Toque White (SW7003); sherwin-williams.com
Take a color cue from your oldest, softest pair of old blue jeans for your front door. It gives your home an instant welcoming warmth. Just like your jeans that go with anything and everything, this color will too: try it on a white shingle house, a log cabin, a hacienda, or even a stately Tudor. It is key to select a finish with some shine to give your door some liveliness.
Daydream (26-8); prattandlambert.com
If you’re looking for one color to invigorate your whole house—look to yellow. It’s a shockingly happy color and your house will be the easiest one to find on the block. You’ll simply say, “the one with the yellow front door.” This hue is such a statement that it’s best used with simple colors like white or dark gray/black. If you match it with too many other colors, you’ll get a Crayola effect.
Premium Yellow (14-15); prattandlambert.com
Embolden your home with a complicated, dramatic door color like vermillion. It’s not quite red and it’s not quite orange. Rather it’s somewhere in the middle. Keep expressing your exotic side and outfit the rest of your door with atypical things like planters filled with sculptural agave plants.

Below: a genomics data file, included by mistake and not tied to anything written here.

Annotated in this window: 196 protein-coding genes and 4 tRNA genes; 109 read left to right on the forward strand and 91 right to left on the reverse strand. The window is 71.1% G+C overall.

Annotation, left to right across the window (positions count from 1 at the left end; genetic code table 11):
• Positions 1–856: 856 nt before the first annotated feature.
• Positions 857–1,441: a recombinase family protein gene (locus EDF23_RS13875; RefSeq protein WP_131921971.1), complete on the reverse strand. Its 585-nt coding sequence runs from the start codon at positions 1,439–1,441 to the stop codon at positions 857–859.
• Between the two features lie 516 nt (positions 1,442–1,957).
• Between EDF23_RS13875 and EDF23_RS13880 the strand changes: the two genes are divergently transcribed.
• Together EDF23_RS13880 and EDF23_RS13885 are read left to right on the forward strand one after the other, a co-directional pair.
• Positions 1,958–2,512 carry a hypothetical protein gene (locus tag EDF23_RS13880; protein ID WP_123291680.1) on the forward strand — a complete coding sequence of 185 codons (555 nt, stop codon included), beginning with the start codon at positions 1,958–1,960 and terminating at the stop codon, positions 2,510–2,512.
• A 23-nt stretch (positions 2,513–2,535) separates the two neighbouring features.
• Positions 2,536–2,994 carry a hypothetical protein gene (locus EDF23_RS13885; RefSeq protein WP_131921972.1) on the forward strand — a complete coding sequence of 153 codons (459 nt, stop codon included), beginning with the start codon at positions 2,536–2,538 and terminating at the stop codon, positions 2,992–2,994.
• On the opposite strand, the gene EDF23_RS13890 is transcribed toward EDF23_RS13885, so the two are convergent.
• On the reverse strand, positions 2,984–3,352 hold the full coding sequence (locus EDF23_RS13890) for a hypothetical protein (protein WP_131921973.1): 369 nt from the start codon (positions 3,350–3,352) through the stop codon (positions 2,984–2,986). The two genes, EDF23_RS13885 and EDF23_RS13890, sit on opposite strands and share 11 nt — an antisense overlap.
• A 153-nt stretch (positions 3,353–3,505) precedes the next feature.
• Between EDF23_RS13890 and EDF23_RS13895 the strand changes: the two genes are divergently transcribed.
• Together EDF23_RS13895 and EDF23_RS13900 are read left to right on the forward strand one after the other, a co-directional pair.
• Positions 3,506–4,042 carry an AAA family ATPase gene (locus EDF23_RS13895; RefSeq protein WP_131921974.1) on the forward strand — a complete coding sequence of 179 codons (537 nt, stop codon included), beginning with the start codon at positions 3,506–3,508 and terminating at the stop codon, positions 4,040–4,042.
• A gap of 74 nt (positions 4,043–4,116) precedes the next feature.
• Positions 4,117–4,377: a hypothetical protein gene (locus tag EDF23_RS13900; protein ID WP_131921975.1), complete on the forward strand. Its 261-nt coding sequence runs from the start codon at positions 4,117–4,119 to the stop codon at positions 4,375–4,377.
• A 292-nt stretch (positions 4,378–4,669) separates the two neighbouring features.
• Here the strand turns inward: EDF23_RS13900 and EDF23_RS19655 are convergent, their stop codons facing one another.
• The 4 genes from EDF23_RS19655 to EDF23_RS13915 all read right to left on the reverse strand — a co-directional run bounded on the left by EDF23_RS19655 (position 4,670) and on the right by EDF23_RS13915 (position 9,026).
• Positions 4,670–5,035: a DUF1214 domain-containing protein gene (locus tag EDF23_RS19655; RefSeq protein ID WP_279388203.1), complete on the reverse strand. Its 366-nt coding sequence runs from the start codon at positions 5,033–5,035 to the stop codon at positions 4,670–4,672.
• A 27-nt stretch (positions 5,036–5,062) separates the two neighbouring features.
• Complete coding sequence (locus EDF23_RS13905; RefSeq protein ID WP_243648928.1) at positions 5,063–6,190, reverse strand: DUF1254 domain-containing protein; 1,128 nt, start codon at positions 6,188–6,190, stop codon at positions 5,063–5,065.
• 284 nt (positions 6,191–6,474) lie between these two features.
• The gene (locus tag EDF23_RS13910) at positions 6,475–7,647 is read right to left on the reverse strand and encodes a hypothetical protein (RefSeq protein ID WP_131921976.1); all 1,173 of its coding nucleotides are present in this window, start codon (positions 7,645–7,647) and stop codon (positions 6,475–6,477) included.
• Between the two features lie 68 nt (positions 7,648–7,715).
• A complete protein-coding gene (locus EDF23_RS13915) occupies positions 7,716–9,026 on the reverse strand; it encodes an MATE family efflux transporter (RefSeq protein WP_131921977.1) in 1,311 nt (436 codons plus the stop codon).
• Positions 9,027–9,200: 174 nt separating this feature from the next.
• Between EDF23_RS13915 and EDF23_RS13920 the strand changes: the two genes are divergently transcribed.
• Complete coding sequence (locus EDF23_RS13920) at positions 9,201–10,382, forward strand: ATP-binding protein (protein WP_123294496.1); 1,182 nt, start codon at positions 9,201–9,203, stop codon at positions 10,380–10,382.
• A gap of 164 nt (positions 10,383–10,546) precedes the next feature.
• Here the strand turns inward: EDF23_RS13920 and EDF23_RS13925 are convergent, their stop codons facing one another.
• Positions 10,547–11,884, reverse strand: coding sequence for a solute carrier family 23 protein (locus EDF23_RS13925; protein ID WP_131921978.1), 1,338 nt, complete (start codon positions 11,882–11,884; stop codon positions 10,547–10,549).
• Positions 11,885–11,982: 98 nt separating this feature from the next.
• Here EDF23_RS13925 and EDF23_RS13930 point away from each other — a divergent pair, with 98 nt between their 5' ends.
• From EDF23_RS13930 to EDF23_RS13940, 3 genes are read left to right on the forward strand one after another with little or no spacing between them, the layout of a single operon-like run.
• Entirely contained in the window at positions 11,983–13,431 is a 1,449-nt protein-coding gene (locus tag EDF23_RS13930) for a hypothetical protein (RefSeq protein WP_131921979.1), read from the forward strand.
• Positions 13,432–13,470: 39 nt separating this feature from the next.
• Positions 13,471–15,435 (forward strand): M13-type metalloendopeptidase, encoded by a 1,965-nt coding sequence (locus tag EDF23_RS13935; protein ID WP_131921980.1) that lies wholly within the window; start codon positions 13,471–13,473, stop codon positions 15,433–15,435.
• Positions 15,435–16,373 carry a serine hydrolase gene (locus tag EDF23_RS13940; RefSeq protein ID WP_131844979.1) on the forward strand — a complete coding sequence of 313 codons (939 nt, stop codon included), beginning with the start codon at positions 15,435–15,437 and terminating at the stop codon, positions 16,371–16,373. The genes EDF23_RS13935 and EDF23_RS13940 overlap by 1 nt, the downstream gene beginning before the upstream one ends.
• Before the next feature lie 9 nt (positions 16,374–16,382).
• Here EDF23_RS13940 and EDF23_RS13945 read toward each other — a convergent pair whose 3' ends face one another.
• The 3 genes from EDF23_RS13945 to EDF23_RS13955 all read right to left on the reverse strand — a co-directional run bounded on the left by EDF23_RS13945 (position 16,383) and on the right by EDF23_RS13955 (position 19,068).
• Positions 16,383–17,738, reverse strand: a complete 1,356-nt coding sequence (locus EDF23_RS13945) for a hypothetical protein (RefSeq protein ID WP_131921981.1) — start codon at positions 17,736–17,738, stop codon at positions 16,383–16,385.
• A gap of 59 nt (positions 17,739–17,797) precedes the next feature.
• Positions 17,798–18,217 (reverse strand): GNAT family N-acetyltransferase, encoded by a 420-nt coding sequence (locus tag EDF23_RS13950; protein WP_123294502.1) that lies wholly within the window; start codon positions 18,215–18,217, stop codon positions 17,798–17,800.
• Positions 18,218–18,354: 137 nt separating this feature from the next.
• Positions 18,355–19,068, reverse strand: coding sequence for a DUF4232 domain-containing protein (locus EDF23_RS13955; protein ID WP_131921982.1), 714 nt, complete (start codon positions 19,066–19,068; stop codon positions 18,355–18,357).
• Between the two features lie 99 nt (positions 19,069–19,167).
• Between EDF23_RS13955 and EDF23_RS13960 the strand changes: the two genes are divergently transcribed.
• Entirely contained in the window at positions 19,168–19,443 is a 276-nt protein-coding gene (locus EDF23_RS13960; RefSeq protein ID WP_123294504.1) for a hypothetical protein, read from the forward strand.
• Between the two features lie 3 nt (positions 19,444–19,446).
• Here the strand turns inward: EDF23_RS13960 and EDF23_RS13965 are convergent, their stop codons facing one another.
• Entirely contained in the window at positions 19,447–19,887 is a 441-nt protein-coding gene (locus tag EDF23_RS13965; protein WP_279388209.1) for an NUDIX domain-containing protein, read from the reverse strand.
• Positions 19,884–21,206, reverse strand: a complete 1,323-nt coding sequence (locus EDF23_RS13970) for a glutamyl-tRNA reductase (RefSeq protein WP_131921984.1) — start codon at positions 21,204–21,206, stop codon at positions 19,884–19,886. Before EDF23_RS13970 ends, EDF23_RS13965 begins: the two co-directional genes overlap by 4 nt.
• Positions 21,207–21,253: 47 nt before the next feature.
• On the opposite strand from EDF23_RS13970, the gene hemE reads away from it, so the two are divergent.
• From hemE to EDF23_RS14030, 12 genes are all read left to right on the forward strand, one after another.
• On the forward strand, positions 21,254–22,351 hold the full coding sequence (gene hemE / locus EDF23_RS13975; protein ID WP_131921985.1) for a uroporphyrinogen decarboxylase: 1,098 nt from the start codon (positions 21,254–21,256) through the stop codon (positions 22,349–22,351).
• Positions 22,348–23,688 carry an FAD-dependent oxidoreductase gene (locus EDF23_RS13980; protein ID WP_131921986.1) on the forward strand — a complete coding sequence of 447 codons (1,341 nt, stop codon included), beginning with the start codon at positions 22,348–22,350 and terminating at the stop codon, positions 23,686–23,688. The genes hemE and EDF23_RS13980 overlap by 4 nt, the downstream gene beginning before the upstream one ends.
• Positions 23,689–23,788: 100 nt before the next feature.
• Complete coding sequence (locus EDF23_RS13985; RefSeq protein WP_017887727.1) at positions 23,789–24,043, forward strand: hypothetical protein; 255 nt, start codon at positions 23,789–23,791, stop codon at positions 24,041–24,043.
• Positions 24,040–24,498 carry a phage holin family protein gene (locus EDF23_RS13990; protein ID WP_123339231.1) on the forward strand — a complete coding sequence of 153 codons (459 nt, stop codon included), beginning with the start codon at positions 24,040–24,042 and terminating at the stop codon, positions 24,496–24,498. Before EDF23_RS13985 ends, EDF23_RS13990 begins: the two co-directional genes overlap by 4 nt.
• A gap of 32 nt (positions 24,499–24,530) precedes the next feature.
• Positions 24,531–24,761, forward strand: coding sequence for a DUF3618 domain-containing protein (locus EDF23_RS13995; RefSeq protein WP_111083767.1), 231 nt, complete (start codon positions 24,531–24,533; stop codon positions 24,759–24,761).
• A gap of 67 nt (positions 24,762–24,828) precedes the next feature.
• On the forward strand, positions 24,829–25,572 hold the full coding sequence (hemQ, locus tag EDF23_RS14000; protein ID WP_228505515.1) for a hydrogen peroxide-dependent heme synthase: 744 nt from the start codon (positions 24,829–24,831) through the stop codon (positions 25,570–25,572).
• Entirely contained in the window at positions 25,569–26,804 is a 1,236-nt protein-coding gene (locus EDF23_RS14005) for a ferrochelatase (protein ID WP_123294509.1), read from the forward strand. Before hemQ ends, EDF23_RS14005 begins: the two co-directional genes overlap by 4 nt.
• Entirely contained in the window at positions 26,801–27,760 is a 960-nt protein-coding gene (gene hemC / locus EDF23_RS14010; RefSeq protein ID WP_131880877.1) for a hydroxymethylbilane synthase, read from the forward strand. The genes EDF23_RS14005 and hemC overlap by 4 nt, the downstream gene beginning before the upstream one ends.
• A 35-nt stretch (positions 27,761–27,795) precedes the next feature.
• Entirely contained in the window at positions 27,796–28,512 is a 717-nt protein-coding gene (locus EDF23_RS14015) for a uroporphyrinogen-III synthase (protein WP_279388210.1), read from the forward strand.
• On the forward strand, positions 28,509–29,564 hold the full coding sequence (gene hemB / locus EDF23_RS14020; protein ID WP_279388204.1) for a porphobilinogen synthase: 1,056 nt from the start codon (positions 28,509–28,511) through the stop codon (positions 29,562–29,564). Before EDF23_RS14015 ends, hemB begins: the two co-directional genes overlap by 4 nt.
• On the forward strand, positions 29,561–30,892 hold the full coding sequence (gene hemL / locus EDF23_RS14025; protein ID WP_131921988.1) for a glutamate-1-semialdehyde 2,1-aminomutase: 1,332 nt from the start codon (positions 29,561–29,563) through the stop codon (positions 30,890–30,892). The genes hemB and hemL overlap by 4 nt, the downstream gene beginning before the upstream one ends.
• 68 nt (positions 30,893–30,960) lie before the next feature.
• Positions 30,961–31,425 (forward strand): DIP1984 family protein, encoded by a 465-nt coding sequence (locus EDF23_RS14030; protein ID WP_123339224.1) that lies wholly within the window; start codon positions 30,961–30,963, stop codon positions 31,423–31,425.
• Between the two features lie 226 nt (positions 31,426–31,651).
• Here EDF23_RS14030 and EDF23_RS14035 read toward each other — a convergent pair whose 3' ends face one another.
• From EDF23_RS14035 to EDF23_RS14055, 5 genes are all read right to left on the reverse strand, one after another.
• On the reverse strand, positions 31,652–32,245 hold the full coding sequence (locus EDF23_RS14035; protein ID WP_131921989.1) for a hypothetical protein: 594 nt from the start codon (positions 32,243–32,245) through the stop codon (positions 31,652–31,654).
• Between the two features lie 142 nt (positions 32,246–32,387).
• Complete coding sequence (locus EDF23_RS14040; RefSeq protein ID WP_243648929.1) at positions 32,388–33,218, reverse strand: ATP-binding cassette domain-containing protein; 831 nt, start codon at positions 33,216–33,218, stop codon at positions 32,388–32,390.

Blazer (No. 212); us.farrow-ball.com
Ginger Jar Blue
Have you amassed a sizable collection of uber-Southern ginger jars? Even if you’re just wishing that you had one, proclaim your classic Southern aesthetic with a door to match your china or your ginger jars. Avoid using a matte finish with this color and accessorize with deep greens.
Gentleman’s Gray (2062-20); benjaminmoore.com (this door has been given a high lacquer which adds blue to this gray paint color)
Hot House Tomato
Complex and soothing at once, this soft red orange changes color depending on the time of day. With direct sunlight it will read like a coral. In the shade it will read like can’t-quite-put-your-finger-on-it red—similar to the lighter tones of a hot house tomato. Play up the color’s warm tones with brass or gold-toned hardware.
Hot Orange (IB67); ralphlaurenpaint.com
Don’t force a painted finish on a beautiful wooden door. Try a rich stain instead that will bring out the wood’s grains. Surround it with loose and lush green plantings to loosen up the stain’s stately vibe.
Rosewood Water-Based Stain; minwax.com